I Open My Eyes to Dark
He calls at three a.m. and reads one of my poems
over the answering machine, says, "I like that one," before
hanging up, and I'm left, sitting on the floor, arms around my knees
wondering what would happen if I had picked up the phone.
In the other room, the father of the child inside me
groans in his sleep, calls out to someone in the dark
probably not me. I don't know why I'm still here, why
I don't answer the phone calls of this man who says
he needs me, says we belong together, says
it could work. I imagine myself showing up on his doorstep
a ridiculous wide-brimmed hat and flowered dress
belly swollen with the baby I can't bear not to keep
everything I own shoved into a suitcase too heavy
for someone in my condition to carry. I imagine his face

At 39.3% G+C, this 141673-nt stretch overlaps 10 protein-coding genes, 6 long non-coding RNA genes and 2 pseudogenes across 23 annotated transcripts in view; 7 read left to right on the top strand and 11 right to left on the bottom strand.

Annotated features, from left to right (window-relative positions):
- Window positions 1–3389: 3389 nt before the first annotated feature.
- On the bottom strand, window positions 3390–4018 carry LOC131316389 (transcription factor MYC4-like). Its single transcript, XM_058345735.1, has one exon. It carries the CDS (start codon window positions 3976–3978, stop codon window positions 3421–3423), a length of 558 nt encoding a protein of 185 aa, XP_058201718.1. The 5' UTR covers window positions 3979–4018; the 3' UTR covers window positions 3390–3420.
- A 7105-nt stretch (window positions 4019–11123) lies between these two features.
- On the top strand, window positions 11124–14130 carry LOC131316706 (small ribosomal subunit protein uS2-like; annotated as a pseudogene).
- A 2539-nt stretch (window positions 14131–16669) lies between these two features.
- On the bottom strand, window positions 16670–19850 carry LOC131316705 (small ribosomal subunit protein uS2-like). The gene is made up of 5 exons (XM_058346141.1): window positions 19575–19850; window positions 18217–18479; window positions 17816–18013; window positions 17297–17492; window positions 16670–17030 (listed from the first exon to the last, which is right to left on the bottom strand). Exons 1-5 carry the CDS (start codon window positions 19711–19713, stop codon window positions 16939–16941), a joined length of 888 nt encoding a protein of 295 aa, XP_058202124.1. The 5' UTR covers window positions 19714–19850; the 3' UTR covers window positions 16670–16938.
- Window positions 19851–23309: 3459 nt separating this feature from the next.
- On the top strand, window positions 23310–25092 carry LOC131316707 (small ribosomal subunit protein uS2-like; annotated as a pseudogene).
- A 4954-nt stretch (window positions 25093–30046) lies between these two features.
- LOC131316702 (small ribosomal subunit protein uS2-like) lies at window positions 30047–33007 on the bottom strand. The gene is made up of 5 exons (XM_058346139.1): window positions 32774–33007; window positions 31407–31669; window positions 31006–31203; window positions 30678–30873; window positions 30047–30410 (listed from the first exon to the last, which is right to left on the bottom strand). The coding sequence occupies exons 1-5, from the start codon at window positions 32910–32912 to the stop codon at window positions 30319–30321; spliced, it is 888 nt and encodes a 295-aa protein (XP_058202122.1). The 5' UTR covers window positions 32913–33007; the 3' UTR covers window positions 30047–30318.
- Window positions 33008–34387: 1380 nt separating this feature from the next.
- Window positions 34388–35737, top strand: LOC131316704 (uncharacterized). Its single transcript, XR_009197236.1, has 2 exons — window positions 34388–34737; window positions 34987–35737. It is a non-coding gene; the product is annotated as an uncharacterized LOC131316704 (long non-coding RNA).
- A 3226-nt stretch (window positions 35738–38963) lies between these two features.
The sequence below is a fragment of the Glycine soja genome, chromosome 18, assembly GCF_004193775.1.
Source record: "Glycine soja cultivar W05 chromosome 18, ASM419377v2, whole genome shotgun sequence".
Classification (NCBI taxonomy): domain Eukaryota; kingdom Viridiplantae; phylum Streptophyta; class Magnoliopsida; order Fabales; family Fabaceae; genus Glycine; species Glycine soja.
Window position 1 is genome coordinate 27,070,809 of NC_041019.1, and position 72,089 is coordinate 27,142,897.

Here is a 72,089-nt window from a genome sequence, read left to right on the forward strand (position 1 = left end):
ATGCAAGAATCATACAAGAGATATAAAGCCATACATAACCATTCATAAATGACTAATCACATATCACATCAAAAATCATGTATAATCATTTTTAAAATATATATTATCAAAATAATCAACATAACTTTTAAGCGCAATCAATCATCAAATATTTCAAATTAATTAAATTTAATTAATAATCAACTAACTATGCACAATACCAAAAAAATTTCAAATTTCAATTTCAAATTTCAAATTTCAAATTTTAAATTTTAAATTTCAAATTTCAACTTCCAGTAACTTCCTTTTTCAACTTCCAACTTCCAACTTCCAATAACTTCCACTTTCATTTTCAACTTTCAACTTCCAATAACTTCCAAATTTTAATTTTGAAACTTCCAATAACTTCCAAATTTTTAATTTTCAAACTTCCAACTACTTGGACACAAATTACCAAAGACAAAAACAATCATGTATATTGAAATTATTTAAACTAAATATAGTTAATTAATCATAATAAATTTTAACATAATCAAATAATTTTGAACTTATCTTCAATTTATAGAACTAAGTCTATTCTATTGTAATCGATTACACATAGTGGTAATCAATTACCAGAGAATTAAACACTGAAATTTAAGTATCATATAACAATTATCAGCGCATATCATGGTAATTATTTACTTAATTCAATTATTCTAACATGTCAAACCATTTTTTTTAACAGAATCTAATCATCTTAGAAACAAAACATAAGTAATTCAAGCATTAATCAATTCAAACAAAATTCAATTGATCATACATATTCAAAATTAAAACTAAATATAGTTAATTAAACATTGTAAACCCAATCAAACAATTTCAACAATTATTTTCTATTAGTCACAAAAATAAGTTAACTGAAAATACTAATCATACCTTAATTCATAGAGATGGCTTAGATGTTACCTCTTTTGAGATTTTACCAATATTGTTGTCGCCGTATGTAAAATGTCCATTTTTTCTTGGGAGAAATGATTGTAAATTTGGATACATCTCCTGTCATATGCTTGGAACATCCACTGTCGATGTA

when he realizes that I mean to stay,
that he has to let me stay because
there's no where else I can go.
About the Author
Holly Day is a housewife and mother of two living in Minneapolis, Minnesota who teaches needlepoint classes for the Minneapolis school district and writing classes at The Loft Literary Center. Her poetry has recently appeared in Borderlands: Texas Poetry Review, Slant, The Mom Egg, and Lowestoft Chronicle, and she is the 2011 recipient of the Sam Ragan Poetry Prize from Barton College. Her most recent published books are Walking Twin Cities and Notenlesen für Dummies Das Pocketbuch.